The coronavirus vaccine roll-out has boosted the outlook for the UK economy, says the Bank of England.
However, the tough tier strategy across the country that is restricting some businesses and created uncertainties could have an impact on growth.
The Monetary Policy Committee voted unanimously to keep rates unchanged at 0.1 per cent at its final meeting of the year yesterday.
The Bank said that it expects a less severe contraction of just over one per cent in the fourth quarter as the economy has shown resilience despite the second lockdown in England.
But it warned over uncertainties posed by a no-deal Brexit as the UK remains locked in 11th hour talks to break the deadlock.
It signalled that further monetary policy action could be on the way in the case of a no-deal Brexit, saying its tolerance had increased for an overshoot of inflation.
The Bank also cautioned that tougher restrictions brought in since the second lockdown – including placing Greater London and other pars os southern England into Tier 3 – would mean a bigger-than-expected economic hit in December and weigh on the first quarter.
The Monetary Policy Committee’s meeting saw it vote unanimously to hold interest rates at 0.1 per cent, while it also kept the Bank’s quantitative easing (QE) programme at £895bn.
The Bank said: ‘The outlook for the economy remains unusually uncertain.
‘It depends on the evolution of the pandemic and measures taken to protect public health, as well as the nature of, and transition to, the new trading arrangements between the European Union and the United Kingdom.’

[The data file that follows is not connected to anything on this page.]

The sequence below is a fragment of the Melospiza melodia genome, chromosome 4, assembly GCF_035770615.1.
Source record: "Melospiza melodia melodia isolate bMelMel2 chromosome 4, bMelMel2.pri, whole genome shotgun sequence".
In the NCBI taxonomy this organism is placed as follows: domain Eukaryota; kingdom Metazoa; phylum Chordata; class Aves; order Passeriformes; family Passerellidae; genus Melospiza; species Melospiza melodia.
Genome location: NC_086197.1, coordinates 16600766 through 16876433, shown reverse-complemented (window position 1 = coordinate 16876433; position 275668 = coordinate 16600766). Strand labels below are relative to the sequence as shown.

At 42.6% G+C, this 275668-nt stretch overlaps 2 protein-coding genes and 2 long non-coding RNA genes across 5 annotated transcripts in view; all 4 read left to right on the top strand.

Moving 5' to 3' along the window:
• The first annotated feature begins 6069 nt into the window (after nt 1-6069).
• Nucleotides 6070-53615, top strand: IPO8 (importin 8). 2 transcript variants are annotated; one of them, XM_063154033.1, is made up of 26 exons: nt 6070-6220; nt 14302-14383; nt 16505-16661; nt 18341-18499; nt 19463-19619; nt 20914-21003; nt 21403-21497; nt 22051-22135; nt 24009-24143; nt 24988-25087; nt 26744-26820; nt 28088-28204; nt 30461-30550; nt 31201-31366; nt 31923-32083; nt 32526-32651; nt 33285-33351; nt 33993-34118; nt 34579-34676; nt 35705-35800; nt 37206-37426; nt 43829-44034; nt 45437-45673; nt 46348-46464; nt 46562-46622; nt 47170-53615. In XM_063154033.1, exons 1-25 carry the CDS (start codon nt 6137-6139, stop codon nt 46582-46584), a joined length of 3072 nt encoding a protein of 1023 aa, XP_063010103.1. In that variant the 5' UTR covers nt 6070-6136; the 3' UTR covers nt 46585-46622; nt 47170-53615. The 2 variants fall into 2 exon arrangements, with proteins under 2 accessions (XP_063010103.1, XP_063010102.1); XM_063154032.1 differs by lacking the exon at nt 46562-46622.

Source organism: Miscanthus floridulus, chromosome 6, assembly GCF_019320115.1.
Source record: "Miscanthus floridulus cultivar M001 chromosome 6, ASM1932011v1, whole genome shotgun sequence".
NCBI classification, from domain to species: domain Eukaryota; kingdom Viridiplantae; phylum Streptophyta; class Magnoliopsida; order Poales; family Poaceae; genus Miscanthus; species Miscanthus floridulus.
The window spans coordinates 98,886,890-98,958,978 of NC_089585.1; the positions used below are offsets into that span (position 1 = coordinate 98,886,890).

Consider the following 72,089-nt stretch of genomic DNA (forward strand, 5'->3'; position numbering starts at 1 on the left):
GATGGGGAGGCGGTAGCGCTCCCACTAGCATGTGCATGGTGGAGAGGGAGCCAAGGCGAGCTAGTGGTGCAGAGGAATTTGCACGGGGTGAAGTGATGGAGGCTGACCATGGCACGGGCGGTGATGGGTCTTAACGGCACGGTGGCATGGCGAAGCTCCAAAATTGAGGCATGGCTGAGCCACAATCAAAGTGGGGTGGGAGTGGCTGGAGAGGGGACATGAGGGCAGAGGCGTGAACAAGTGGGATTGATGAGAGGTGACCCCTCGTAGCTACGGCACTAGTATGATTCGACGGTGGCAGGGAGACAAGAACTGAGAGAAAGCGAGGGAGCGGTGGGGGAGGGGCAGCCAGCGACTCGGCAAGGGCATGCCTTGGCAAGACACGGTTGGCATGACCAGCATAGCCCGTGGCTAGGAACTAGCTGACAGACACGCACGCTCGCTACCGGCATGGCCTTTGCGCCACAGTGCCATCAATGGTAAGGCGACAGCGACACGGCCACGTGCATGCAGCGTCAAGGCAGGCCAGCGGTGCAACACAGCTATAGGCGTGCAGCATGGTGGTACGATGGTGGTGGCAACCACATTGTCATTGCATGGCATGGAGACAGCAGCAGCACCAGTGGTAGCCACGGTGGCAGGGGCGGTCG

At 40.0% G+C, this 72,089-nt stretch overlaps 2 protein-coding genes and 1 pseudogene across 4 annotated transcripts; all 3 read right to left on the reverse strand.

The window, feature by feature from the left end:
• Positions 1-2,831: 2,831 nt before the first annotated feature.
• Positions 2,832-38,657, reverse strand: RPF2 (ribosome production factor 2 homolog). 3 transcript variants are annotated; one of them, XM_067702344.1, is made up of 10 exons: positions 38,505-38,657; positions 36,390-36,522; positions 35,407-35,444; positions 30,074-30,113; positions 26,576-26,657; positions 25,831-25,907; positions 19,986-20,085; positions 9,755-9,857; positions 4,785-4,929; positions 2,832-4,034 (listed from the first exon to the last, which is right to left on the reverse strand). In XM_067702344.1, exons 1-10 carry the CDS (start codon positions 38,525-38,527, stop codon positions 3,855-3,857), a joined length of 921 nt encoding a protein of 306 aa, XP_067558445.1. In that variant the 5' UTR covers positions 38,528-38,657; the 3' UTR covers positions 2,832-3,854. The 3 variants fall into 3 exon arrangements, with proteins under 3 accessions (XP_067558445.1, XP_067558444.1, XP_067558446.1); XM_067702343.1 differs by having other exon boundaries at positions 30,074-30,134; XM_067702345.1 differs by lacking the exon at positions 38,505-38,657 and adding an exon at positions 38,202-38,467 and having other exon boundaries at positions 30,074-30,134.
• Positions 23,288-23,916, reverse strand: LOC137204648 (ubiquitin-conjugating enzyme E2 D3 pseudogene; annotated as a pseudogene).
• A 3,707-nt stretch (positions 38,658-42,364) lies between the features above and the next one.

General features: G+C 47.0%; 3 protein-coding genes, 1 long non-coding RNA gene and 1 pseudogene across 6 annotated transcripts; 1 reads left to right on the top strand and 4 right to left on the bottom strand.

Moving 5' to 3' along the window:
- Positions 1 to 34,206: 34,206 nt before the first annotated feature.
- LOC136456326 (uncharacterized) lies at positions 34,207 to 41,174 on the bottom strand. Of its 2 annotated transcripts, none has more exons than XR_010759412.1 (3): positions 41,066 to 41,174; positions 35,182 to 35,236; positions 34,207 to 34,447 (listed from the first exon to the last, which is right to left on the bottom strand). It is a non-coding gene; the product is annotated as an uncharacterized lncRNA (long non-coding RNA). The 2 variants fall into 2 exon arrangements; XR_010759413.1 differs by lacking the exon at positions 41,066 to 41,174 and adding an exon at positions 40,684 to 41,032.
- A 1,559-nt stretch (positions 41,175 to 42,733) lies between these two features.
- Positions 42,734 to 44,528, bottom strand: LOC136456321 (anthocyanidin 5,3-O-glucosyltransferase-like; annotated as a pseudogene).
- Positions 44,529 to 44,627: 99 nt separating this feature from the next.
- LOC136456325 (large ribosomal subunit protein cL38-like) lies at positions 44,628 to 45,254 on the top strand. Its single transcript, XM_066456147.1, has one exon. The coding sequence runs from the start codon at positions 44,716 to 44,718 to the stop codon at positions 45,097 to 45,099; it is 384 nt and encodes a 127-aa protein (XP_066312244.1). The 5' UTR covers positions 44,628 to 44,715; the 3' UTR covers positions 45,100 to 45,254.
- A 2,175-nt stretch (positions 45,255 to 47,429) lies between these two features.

It added: ‘The positive news on vaccine trials, and plans for widespread rollout, were likely to support future UK and global activity.
‘This would be expected to reduce uncertainty about the path of the economy, supporting future spending by households and companies.’
Bank policymakers will be watching the Brexit talks intently and economists say the Bank could launch emergency action before its next meeting in February if a deal is not reached.
In the December minutes, the Bank said: ‘Compared with previous periods during which non-negotiated Brexit outcomes had been possible, the economy was starting from a weaker position with greater spare capacity, increasing the committee’s tolerance for a temporary overshoot in inflation.’
Samuel Tombs at Pantheon Macroeconomics said this was the ‘clearest indication yet that it would ease monetary policy further, in the event of no-deal’.
Earlier this week, the SMMT chief executive warned again of the huge impact no-deal would have on the car industry. Mike Hawes said a deal needed to be agreed ‘without further delay’.
He said: ‘UK vehicle production is export led, therefore tariff and quota free trade with all our major overseas partners is absolutely critical and the priority now is for negotiators to agree a deal with our biggest market by far, the EU, without further delay.’